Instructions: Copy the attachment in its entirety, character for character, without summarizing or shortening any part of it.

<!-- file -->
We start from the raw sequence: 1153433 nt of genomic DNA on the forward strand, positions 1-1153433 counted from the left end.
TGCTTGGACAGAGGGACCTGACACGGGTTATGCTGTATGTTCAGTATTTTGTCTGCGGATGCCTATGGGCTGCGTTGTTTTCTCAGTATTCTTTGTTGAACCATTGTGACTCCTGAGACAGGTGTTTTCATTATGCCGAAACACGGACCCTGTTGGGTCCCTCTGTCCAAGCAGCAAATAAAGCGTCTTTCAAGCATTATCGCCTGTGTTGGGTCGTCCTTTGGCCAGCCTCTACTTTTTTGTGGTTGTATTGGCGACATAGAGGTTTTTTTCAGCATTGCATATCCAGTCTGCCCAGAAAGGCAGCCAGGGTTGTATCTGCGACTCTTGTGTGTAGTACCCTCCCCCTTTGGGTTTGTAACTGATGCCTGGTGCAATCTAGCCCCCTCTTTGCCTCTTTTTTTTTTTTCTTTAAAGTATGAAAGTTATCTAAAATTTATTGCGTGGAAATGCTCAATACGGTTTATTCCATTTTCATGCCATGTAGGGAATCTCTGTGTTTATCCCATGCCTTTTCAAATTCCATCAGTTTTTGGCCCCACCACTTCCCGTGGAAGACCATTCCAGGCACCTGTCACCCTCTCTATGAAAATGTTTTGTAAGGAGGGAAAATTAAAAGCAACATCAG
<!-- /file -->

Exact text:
We start from the raw sequence: 1153433 nt of genomic DNA on the forward strand, positions 1-1153433 counted from the left end.
TGCTTGGACAGAGGGACCTGACACGGGTTATGCTGTATGTTCAGTATTTTGTCTGCGGATGCCTATGGGCTGCGTTGTTTTCTCAGTATTCTTTGTTGAACCATTGTGACTCCTGAGACAGGTGTTTTCATTATGCCGAAACACGGACCCTGTTGGGTCCCTCTGTCCAAGCAGCAAATAAAGCGTCTTTCAAGCATTATCGCCTGTGTTGGGTCGTCCTTTGGCCAGCCTCTACTTTTTTGTGGTTGTATTGGCGACATAGAGGTTTTTTTCAGCATTGCATATCCAGTCTGCCCAGAAAGGCAGCCAGGGTTGTATCTGCGACTCTTGTGTGTAGTACCCTCCCCCTTTGGGTTTGTAACTGATGCCTGGTGCAATCTAGCCCCCTCTTTGCCTCTTTTTTTTTTTTCTTTAAAGTATGAAAGTTATCTAAAATTTATTGCGTGGAAATGCTCAATACGGTTTATTCCATTTTCATGCCATGTAGGGAATCTCTGTGTTTATCCCATGCCTTTTCAAATTCCATCAGTTTTTGGCCCCACCACTTCCCGTGGAAGACCATTCCAGGCACCTGTCACCCTCTCTATGAAAATGTTTTGTAAGGAGGGAAAATTAAAAGCAACATCAG